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Do we really need 5G?

Just about every mobile manufacturer is now concerned about releasing their 5G products. Samsung, Huawei, OnePlus and even Oppo have already released their phones, whereas Apple and Google are on the way. Let’s leave all the branding and advertising aside for a second. Real questions to raise are, “What is 5G?” and “Do we really need it?”

The key requirement for the enhancement of mobile communication is to satisfy the requirement for high data rates. Starting from 2G (GPRS), 3G and 4G (LTE) have increased the data rate; so that users could switch from downloading 480p movies to streaming high quality - 4K videos. Though it may sound cool, engineers and scientists behind the stage have been working their butts off to make high data rates a possibility for the commercial use.

If you could recall those boring physics lessons from the high school (or middle school?), you might remember electromagnetic signals at known frequencies are being used as carrier waves in wireless communication. The bandwidth is the fluctuation of the frequency required for communication. Simply, all the information you need to send or receive would lie in this region of the spectrum as shown in the figure.

That explains why we would need a higher bandwidth to achieve high data rates. Higher the bandwidth, more data we could pack in the spectrum. As it may sound pretty obvious now, the bandwidth is much smaller than the carrier frequency. In the case of LTE, the carrier frequency lies between 700 MHz to 2.7 GHz, whereas the bandwidth is less than 20 MHz.

As you may have already heard, FCC is an agency responsible for managing the frequency spectrum and they have allocated frequency bands from 9 kHz to 275 GHz for use. For a better understanding, below is a graphical illustration of the range.

The obvious solution for the limited bandwidth problem is to increase the carrier frequency. Imagine what if we had increased it all the way up to the mm-wave range in the spectrum? That is beyond 30 GHz carrier frequency. This is an easy way to increase the bandwidth by a huge factor.

As interesting as it may sound, mm-wave communication has some obstacles to win.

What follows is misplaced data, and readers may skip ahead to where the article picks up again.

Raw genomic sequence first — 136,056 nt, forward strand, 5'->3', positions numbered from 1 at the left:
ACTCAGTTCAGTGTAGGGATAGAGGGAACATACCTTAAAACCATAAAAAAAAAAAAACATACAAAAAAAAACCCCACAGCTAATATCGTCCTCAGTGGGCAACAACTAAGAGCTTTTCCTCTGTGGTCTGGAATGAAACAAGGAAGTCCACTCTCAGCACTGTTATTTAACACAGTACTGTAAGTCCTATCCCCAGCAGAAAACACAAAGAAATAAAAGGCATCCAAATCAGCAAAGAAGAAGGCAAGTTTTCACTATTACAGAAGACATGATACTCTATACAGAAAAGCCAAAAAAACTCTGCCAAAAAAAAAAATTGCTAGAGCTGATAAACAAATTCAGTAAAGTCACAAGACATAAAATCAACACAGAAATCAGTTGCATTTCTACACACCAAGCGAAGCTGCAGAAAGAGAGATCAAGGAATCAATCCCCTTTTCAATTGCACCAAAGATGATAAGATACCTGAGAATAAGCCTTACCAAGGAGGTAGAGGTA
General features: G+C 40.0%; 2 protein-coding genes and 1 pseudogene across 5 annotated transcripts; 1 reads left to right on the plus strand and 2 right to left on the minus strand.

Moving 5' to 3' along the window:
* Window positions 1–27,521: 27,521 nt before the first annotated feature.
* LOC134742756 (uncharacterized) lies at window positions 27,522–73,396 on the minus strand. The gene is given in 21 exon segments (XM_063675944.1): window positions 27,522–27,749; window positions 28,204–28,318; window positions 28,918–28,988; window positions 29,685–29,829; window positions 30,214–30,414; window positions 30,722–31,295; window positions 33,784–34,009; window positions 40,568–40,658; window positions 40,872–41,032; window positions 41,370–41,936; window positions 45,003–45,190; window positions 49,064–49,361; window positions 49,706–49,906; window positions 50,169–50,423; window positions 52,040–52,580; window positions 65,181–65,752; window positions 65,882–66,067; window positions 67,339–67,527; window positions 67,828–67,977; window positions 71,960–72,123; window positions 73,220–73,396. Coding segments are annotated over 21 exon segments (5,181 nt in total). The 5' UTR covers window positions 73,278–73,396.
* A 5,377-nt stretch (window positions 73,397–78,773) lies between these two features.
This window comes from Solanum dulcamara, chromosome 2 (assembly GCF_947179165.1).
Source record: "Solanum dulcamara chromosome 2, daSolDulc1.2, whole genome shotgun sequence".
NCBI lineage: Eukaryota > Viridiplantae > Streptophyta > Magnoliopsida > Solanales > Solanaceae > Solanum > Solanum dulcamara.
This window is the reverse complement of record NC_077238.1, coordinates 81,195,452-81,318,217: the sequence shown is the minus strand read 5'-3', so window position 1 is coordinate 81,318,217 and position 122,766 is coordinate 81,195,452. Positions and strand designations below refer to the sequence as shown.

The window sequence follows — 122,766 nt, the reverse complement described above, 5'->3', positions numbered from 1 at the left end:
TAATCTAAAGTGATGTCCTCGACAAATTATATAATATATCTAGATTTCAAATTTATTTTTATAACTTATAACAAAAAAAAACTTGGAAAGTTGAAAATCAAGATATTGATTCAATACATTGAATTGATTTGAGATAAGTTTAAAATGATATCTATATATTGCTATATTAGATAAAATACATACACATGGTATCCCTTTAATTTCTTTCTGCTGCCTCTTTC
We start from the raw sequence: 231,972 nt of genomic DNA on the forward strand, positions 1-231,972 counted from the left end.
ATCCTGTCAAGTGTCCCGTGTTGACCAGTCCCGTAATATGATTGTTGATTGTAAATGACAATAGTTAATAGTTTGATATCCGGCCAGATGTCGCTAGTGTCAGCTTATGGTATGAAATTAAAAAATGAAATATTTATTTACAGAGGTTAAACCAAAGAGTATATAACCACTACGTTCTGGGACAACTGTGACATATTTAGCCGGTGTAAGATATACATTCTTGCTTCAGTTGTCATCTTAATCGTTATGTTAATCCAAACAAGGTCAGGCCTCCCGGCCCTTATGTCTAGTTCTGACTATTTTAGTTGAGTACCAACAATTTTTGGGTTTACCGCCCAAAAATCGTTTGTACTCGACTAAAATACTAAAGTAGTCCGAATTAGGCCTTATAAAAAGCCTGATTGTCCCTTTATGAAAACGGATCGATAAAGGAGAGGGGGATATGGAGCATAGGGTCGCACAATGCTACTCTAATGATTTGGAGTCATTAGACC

Back to high school physics!

Remember the wave equation c = fλ which states that the wavelength of an electromagnetic wave reduces with the frequency? In other words, the wavelengths of mm-waves would literally lie in the range of millimeters!! High school physics also states that signals with such small wavelengths could get diffracted by small objects. Believe it or not, even dust particles and water droplets could attenuate mm-wave propagation.

Let’s say if you buy a 5G mobile phone, which operates at mm-wave spectrum. In one hand, receiver antenna of your phone would not receive strong signals as in 3G or 4G. On the other hand, as the aperture of an antenna is equal to λ/2, mm-wave antennas have smaller apertures. Small antenna apertures cannot capture enough energy. As a result, the range of mm-wave communication drastically reduces to several meters.

What are we going to do about it?

Well… How about using multiple antennas instead of one?

We know the antenna aperture has to be small for mm-wave communication. Yet no one said anything about the number of antennas we could use. Therefore, the solution is to use multiple antenna elements and create an antenna array instead of one antenna.


Imagine it is raining and you need to collect water. But all you have is a pack of small cups. What can you do? I would place them in a row and collect water separately. You can simply pour all the water into one big container later, but these are electromagnetic signals we are talking about. How do you combine them? Well, that’s a story I better save for another article!!

Now, this method is going to increase the hardware complexity of the RF system. Instead of using one RF chain, these systems have to use multiple chains, such that every element has an RF chain for itself. (An RF chain is the set of components connected together to retrieve the baseband signal from the received signal which includes mixers, low noise amplifiers and filters.) Last year, my colleagues at FIU and I have built a 4-element array operating at 28 GHz as a part of our course project.

Cool stuff. Right?

Back to the story!

At FIU, we research on methods we could use to reduce the hardware complexity in antenna array systems. As most of the signal processing systems, these RF systems prefer processing in the digital domain rather than analog to reduce the complexity. Therefore, we need an analog-to-digital converter per every antenna element. Since the frequency of operation is high in these systems (some GHz range) these ADCs have to sample the analog signal at higher rates. Of course, these ADCs going to be very expensive. Well, my research is to find alternative methods to reduce this requirement.

In the next articles, I will share more about the methods we have explored so far with results, and I will try to explain some multi-dimensional signal processing theories in a more comprehensive manner. Until then,



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